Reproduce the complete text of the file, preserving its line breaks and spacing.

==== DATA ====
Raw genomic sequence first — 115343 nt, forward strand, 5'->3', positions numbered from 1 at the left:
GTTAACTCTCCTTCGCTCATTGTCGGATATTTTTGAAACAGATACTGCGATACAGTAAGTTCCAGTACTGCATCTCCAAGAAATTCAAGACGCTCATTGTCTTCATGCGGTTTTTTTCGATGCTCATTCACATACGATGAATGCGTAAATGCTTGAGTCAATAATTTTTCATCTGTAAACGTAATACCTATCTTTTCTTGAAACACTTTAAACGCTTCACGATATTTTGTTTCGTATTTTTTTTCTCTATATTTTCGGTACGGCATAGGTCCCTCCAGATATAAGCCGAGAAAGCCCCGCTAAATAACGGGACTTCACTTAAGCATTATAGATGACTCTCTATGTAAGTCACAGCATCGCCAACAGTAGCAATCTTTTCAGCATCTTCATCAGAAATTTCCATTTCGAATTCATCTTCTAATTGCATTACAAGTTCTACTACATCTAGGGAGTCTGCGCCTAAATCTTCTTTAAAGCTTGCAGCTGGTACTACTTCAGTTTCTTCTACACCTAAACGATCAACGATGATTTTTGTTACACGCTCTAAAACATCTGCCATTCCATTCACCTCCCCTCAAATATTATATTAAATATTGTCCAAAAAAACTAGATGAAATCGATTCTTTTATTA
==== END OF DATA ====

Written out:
Raw genomic sequence first — 115343 nt, forward strand, 5'->3', positions numbered from 1 at the left:
GTTAACTCTCCTTCGCTCATTGTCGGATATTTTTGAAACAGATACTGCGATACAGTAAGTTCCAGTACTGCATCTCCAAGAAATTCAAGACGCTCATTGTCTTCATGCGGTTTTTTTCGATGCTCATTCACATACGATGAATGCGTAAATGCTTGAGTCAATAATTTTTCATCTGTAAACGTAATACCTATCTTTTCTTGAAACACTTTAAACGCTTCACGATATTTTGTTTCGTATTTTTTTTCTCTATATTTTCGGTACGGCATAGGTCCCTCCAGATATAAGCCGAGAAAGCCCCGCTAAATAACGGGACTTCACTTAAGCATTATAGATGACTCTCTATGTAAGTCACAGCATCGCCAACAGTAGCAATCTTTTCAGCATCTTCATCAGAAATTTCCATTTCGAATTCATCTTCTAATTGCATTACAAGTTCTACTACATCTAGGGAGTCTGCGCCTAAATCTTCTTTAAAGCTTGCAGCTGGTACTACTTCAGTTTCTTCTACACCTAAACGATCAACGATGATTTTTGTTACACGCTCTAAAACATCTGCCATTCCATTCACCTCCCCTCAAATATTATATTAAATATTGTCCAAAAAAACTAGATGAAATCGATTCTTTTATTA